Wu Q; Chang CF; Xi S; Huang IW; Liu Z; Juan CH; Wu Y; Fan J. Institution Wu,Qiong. Department of Psychology, Peking University, Beijin g, China. Chang,Chi-Fu. Institute of Cognitive Neuroscience, National Central University, Jhongli, Taiwan. Xi,Sisi. Department of Psychology, Peking University, Beijing, C hina. Huang,I-Wen. Institute of Cognitive Neuroscience, National C entral University, Jhongli, Taiwan. Liu,Zuxiang. State Key Laboratory of Brain and Cognitive Science, Institute of Biophysics, Chinese Academy of Sciences, Beijing, China. Juan,Chi-Hung. Institute of Cognitive Neuroscience, Nation al Central University, Jhongli, Taiwan. Wu,Yanhong. Department of Psychology, Peking University, Beijin g, China. Wu,Yanhong. Beijing Key Laboratory of Behavior and Mental Health , Peking University, Beijing, China. Wu,Yanhong. Key Laboratory of Machine Perception (Ministry of Education), Peking University, Beijing, China. Fan,Jin. Department of Psychology, Queens College, The City Univer sity of New York, Queens, New York. Fan,Jin. Department of Psychiatry, Icahn School of Medicine at Mount Sinai, New York. Fan,Jin. Department of Neuroscience, Icahn School of Medicine at Moun t Sinai, New York. Fan,Jin. Friedman Brain Institute, Icahn School of Medicine at M ount Sinai, New York.
A critical role of temporoparietal junction in the integrati on of top-down and bottom-up attentional control.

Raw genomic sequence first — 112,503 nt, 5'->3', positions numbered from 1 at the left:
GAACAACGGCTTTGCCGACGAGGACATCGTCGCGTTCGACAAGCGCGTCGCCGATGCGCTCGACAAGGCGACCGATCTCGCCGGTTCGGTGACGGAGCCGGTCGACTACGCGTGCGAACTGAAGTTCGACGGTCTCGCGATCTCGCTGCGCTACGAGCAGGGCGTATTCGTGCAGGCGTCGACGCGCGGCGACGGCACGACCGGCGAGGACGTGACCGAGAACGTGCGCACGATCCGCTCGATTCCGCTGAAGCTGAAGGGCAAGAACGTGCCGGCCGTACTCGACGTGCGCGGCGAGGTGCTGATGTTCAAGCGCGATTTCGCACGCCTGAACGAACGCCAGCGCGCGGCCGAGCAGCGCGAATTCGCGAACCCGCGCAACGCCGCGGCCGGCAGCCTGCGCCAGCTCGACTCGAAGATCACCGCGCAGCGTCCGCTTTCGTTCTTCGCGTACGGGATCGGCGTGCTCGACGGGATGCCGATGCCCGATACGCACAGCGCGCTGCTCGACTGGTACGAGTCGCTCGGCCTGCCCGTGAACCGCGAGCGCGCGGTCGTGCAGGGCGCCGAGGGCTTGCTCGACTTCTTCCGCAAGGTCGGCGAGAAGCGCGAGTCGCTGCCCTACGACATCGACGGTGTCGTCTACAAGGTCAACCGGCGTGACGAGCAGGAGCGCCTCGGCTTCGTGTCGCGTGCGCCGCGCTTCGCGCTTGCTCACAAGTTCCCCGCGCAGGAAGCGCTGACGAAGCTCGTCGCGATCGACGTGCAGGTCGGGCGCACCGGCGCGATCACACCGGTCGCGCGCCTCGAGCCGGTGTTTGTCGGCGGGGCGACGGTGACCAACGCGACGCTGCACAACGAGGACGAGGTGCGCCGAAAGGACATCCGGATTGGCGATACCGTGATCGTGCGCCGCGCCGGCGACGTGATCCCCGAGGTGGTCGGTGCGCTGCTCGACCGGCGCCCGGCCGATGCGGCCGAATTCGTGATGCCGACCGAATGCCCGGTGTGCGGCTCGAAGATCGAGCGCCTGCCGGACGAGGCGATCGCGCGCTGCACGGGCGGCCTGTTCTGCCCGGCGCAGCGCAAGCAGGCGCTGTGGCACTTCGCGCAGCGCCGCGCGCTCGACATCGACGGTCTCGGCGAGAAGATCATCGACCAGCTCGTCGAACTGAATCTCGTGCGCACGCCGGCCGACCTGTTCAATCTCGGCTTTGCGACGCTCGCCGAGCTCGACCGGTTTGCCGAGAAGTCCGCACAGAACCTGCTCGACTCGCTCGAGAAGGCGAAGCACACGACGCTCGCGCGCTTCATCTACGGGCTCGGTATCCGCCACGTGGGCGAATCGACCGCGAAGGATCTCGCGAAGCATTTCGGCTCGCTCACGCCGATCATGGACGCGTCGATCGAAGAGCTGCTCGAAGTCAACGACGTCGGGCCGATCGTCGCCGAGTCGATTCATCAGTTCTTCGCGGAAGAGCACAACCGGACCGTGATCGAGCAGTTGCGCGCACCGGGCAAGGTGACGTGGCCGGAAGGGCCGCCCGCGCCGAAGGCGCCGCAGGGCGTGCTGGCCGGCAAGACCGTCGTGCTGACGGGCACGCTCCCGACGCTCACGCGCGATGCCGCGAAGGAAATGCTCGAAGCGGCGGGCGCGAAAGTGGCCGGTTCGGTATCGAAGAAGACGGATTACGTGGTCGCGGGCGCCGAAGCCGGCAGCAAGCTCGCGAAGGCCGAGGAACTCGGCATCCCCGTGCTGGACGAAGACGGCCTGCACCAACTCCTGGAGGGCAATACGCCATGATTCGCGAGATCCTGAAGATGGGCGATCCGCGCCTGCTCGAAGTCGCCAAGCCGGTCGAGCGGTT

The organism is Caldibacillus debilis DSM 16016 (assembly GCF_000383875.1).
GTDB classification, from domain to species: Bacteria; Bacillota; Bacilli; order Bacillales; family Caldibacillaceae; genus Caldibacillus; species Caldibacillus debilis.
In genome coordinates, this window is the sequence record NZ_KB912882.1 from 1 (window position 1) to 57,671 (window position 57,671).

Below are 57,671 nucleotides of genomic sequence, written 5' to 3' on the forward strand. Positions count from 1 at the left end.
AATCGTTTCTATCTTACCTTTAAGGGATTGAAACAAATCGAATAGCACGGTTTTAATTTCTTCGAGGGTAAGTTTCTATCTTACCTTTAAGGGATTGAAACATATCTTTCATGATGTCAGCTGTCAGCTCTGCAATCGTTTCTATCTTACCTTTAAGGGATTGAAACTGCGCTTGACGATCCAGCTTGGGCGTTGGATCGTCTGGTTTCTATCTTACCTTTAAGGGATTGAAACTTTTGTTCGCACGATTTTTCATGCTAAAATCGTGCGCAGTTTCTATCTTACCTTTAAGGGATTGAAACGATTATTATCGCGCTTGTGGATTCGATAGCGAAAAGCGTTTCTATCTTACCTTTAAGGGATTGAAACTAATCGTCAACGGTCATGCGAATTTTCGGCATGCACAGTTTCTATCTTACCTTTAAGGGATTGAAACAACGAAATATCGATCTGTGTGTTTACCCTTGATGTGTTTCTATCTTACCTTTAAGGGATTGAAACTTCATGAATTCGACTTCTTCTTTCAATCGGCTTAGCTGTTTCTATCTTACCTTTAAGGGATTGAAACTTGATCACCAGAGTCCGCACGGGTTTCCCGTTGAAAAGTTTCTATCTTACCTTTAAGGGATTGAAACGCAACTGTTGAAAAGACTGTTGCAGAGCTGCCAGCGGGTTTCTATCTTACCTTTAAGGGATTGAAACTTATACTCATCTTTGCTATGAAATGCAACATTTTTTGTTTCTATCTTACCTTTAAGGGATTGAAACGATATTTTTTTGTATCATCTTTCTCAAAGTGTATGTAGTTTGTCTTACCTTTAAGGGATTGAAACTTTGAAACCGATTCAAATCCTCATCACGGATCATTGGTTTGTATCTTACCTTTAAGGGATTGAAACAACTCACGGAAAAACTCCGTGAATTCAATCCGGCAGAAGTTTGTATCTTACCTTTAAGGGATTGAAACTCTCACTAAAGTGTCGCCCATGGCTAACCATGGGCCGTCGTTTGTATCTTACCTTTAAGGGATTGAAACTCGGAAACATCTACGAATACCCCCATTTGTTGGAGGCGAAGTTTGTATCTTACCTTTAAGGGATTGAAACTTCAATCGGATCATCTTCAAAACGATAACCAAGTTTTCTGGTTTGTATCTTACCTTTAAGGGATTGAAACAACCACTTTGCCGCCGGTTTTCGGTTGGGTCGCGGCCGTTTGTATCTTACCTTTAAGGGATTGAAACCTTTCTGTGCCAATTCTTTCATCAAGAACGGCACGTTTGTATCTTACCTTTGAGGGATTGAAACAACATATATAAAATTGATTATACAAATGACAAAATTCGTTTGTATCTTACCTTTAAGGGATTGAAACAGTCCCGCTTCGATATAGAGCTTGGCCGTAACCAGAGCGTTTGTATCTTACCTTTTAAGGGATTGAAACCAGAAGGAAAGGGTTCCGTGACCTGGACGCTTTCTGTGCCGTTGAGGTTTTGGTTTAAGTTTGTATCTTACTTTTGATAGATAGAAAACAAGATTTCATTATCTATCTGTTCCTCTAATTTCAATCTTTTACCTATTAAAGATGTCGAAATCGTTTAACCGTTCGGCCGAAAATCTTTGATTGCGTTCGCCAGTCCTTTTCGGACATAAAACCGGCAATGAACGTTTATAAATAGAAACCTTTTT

Human Brain Mapping. 36(11):4317-33, 2015 Nov.
Information processing can be biased toward behaviorally relev ant and salient stimuli by top-down (goal-directed) and bottom- up (s timulus-driven) attentional control processes respectively. However, the neural basis underlying the integration of these processes is not well understood. We employed functional magnetic resonance imaging (fMRI) and transcranial direct-current stimulation (tDCS) in humans to examin e the brain mechanisms underlying the interaction between these two p rocesses. We manipulated the cognitive load involved in top-down proces sing and stimulus surprise involved in bottom-up processing in a factorial design by combining a majority function task and an oddball paradi gm. We found that high cognitive load and high surprise level were associat ed with prolonged reaction time compared to low cognitive load and low surprise level, with a synergistic interaction effect, which was accompani ed by a greater deactivation of bilateral temporoparietal junction (TPJ) . In addition, the TPJ displayed negative functional connectivity with rig ht middle occipital gyrus, which is involved in bottom-up processing (modulated by the interaction effect), and the right frontal eye field (FEF), which is involved in top-down control. The enhanced negative functional connectivity between the TPJ and right FEF was accomp anied by a larger behavioral interaction effect across subjects. Application of cathodal tDCS over the right TPJ eliminated the interaction effect . These results suggest that the TPJ plays a critical role in process ing bottom- up information for top-down control of attention.
Copyright © 2015 Wiley Periodicals, Inc.
Publication Type: Journal Article. Research Support, N.I.H., Extramural.
Research Support, Non-U.S. Gov’t.